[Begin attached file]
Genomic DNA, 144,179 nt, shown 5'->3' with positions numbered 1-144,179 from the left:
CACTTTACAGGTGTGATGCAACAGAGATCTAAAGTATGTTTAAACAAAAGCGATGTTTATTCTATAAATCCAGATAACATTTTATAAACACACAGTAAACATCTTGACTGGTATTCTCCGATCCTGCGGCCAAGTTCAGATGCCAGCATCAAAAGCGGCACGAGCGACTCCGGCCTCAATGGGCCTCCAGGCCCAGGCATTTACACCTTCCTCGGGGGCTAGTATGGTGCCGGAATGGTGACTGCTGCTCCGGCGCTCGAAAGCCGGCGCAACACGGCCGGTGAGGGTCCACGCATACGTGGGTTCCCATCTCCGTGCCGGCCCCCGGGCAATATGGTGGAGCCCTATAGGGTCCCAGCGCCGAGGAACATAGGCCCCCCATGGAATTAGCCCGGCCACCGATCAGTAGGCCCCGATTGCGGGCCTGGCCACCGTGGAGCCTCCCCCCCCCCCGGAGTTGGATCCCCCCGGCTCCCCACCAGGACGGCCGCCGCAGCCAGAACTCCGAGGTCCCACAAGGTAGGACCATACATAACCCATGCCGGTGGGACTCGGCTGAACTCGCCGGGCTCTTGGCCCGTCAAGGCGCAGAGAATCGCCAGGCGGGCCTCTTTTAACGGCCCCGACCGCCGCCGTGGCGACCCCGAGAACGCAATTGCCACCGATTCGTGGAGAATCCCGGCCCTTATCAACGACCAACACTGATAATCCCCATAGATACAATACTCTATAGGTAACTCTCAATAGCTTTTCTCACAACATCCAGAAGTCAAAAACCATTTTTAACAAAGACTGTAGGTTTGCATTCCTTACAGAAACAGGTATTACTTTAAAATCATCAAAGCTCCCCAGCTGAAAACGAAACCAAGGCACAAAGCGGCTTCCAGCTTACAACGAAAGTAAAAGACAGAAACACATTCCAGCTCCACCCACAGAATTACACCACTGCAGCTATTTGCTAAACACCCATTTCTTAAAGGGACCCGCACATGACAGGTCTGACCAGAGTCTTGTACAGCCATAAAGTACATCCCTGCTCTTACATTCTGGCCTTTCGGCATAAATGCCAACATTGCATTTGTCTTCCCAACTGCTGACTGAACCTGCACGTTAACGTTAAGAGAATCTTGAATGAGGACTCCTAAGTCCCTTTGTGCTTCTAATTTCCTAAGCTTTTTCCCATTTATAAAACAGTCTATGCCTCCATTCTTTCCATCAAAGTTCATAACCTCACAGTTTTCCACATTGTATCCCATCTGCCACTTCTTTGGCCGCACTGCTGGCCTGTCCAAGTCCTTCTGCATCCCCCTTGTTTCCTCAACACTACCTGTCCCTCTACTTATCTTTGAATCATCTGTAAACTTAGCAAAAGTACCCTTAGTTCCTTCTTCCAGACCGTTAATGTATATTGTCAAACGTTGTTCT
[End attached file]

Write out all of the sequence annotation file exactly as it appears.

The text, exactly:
Genomic DNA, 144,179 nt, shown 5'->3' with positions numbered 1-144,179 from the left:
CACTTTACAGGTGTGATGCAACAGAGATCTAAAGTATGTTTAAACAAAAGCGATGTTTATTCTATAAATCCAGATAACATTTTATAAACACACAGTAAACATCTTGACTGGTATTCTCCGATCCTGCGGCCAAGTTCAGATGCCAGCATCAAAAGCGGCACGAGCGACTCCGGCCTCAATGGGCCTCCAGGCCCAGGCATTTACACCTTCCTCGGGGGCTAGTATGGTGCCGGAATGGTGACTGCTGCTCCGGCGCTCGAAAGCCGGCGCAACACGGCCGGTGAGGGTCCACGCATACGTGGGTTCCCATCTCCGTGCCGGCCCCCGGGCAATATGGTGGAGCCCTATAGGGTCCCAGCGCCGAGGAACATAGGCCCCCCATGGAATTAGCCCGGCCACCGATCAGTAGGCCCCGATTGCGGGCCTGGCCACCGTGGAGCCTCCCCCCCCCCCGGAGTTGGATCCCCCCGGCTCCCCACCAGGACGGCCGCCGCAGCCAGAACTCCGAGGTCCCACAAGGTAGGACCATACATAACCCATGCCGGTGGGACTCGGCTGAACTCGCCGGGCTCTTGGCCCGTCAAGGCGCAGAGAATCGCCAGGCGGGCCTCTTTTAACGGCCCCGACCGCCGCCGTGGCGACCCCGAGAACGCAATTGCCACCGATTCGTGGAGAATCCCGGCCCTTATCAACGACCAACACTGATAATCCCCATAGATACAATACTCTATAGGTAACTCTCAATAGCTTTTCTCACAACATCCAGAAGTCAAAAACCATTTTTAACAAAGACTGTAGGTTTGCATTCCTTACAGAAACAGGTATTACTTTAAAATCATCAAAGCTCCCCAGCTGAAAACGAAACCAAGGCACAAAGCGGCTTCCAGCTTACAACGAAAGTAAAAGACAGAAACACATTCCAGCTCCACCCACAGAATTACACCACTGCAGCTATTTGCTAAACACCCATTTCTTAAAGGGACCCGCACATGACAGGTCTGACCAGAGTCTTGTACAGCCATAAAGTACATCCCTGCTCTTACATTCTGGCCTTTCGGCATAAATGCCAACATTGCATTTGTCTTCCCAACTGCTGACTGAACCTGCACGTTAACGTTAAGAGAATCTTGAATGAGGACTCCTAAGTCCCTTTGTGCTTCTAATTTCCTAAGCTTTTTCCCATTTATAAAACAGTCTATGCCTCCATTCTTTCCATCAAAGTTCATAACCTCACAGTTTTCCACATTGTATCCCATCTGCCACTTCTTTGGCCGCACTGCTGGCCTGTCCAAGTCCTTCTGCATCCCCCTTGTTTCCTCAACACTACCTGTCCCTCTACTTATCTTTGAATCATCTGTAAACTTAGCAAAAGTACCCTTAGTTCCTTCTTCCAGACCGTTAATGTATATTGTCAAACGTTGTTCT